MYSTICISM AND MOUNTAINS-Climbing, Risk Assessment, Opinion // by Will Gadd, Photography by Brian Goldstone

All of us who have sat with our backs against a sun-warmed slab of mountain learn one thing after even a few minutes: Sunny rock is beautiful, but it’s also really hard and unforgiving. There is nothing more powerfully “real” than stone. Which is why I’m so surprised by the encroachment of the fanciful “Positive Thinkers” into the mountains. Self-help rah-rah cheering is great for some things, but in the mountains reality trumps unjustified self-esteem in short order.

If I’ve learned one thing over the years it’s this: the universe doesn’t give a shit about you, what you think, want, feel, or believe. You are, in the greater scheme of things, as completely irrelevant as a moth flying around a light at night. Rockfall happens whether you pray for it to or not. Some of the nicest, most decent people I know have taken rocks straight between the eyes and died in the mountains. Same with some real assholes. If there is a consciousness to the universe then it is clearly psychotic. A simpler explanation is that it’s up to us to do the right thing. Get it wrong and we die. To paraphrase the protagonist in Fight Club, until you know this basic fact of mountain life you are useless. You are not special and any amount of “magical” thinking is dangerous in reality-based activities.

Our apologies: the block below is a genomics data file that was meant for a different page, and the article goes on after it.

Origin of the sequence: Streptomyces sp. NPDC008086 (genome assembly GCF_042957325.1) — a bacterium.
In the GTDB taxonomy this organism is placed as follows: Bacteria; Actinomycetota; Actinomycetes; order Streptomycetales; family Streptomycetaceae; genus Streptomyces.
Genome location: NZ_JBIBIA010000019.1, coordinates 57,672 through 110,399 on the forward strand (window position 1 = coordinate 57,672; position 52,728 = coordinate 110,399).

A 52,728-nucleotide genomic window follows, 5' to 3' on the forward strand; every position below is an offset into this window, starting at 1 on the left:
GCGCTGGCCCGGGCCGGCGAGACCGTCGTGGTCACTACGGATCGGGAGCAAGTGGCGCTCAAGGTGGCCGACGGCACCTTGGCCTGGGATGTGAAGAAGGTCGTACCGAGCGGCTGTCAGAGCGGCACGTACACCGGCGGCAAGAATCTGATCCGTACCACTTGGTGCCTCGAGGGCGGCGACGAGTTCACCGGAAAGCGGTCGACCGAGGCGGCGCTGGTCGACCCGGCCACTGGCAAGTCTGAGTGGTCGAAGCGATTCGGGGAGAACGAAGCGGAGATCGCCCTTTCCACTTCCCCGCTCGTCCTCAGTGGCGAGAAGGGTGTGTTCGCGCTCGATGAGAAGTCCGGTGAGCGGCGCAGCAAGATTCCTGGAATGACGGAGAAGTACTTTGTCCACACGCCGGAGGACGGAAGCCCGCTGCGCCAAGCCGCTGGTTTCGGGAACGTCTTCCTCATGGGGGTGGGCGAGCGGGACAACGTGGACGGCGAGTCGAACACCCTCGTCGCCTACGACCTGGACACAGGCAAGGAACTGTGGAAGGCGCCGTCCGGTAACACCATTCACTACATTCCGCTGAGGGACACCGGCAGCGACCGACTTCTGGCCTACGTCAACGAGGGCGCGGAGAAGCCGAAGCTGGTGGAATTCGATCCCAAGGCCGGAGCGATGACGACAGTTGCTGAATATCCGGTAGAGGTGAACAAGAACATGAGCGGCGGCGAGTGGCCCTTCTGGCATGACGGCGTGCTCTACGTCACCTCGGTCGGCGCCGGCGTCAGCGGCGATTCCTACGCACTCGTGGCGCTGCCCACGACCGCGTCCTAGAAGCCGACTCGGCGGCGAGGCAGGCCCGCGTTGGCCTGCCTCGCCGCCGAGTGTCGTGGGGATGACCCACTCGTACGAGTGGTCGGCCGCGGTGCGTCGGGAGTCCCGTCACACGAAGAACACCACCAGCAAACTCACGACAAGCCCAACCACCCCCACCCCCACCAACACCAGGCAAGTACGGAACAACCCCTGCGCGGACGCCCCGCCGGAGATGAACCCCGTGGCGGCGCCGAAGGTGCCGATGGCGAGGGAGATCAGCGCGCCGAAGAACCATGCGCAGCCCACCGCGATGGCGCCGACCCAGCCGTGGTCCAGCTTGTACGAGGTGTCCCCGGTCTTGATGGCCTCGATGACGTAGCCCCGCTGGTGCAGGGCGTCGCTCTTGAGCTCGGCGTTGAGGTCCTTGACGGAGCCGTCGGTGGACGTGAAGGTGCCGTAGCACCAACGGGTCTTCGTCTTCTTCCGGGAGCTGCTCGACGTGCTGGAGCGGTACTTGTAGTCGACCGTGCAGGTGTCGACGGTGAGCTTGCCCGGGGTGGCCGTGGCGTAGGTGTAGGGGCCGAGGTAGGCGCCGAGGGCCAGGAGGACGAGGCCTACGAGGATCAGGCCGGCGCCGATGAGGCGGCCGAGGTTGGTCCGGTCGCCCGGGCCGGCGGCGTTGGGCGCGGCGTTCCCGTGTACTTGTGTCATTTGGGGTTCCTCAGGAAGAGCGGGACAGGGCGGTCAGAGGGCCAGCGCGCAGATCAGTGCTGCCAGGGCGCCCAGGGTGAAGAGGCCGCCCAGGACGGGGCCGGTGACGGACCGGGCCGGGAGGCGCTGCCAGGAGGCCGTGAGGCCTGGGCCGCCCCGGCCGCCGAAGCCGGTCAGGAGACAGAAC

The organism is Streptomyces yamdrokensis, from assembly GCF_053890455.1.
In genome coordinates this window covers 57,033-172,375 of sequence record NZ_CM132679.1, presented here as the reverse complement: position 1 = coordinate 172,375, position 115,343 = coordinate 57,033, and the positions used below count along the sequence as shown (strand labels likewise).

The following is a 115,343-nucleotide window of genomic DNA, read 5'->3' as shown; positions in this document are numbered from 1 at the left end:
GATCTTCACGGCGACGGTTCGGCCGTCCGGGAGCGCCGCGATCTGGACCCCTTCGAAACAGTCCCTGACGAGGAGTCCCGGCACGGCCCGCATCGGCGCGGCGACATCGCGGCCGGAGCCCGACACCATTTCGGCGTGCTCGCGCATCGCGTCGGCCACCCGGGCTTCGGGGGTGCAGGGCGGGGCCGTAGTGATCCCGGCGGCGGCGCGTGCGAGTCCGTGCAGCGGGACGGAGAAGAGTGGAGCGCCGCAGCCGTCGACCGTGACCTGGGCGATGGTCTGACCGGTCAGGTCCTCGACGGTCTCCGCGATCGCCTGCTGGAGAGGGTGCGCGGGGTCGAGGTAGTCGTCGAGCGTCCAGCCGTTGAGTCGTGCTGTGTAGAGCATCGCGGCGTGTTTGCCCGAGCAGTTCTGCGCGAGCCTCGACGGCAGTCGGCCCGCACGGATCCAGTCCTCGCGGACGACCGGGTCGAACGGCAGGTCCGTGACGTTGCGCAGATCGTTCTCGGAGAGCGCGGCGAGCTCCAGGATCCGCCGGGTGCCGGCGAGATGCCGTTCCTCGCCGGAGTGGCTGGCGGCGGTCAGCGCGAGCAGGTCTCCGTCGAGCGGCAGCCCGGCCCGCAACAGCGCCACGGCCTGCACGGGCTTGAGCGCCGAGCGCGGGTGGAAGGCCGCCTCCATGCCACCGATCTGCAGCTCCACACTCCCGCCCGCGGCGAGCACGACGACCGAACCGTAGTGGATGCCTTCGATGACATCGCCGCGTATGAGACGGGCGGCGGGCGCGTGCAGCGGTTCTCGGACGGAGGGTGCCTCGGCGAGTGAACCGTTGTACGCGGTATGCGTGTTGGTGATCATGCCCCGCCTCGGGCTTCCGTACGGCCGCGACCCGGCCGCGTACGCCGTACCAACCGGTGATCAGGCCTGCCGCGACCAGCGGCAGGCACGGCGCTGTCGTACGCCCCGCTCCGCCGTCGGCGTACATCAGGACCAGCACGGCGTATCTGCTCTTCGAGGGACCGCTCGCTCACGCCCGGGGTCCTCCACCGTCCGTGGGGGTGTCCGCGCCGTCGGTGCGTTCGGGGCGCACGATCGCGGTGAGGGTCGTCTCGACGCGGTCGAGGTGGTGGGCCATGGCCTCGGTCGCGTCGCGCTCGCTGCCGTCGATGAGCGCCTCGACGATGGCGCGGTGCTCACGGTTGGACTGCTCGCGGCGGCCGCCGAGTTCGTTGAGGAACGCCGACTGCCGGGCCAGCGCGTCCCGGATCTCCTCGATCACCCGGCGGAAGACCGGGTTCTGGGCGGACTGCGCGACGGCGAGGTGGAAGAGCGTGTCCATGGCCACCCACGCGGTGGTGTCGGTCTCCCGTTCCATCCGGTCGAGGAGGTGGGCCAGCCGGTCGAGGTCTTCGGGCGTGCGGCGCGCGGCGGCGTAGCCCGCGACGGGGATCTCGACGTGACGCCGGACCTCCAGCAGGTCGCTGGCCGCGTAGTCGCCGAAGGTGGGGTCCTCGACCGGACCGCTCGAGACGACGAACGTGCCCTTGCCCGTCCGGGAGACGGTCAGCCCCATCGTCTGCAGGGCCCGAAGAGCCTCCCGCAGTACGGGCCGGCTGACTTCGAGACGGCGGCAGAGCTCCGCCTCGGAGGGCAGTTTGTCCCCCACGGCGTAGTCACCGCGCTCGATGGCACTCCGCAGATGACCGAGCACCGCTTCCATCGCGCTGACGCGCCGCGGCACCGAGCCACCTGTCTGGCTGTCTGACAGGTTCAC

Will Gadd: “The universe doesn’t give a shit about you, what you think, want, feel, or believe.”

This is why I hate books like “The Secret,” which claim that thinking happy positive thoughts about what you want will result in the conscious universe giving you stuff. Or that you can “manifest” outcomes by thinking about them. Anyone who talks about manifesting anything other than a good crap instantly earns the title of self-deluding nut case in my mind. When The Secret’s Law of Attraction meets the law of gravity, the law of gravity always kicks ass. Now, this sort of quasi-magical mental bullshit is cute in a three-year old, but I expect better from an adult. My kids talk about unicorns and I smile; it’s not going to kill them and an active imagination is a good thing. But even as I tell my kids there are no monsters under the bed, I try to teach them to look out for the real monsters, and to never rely on a magic unicorn or a prayer to save them. Real danger doesn’t respond to mysticism.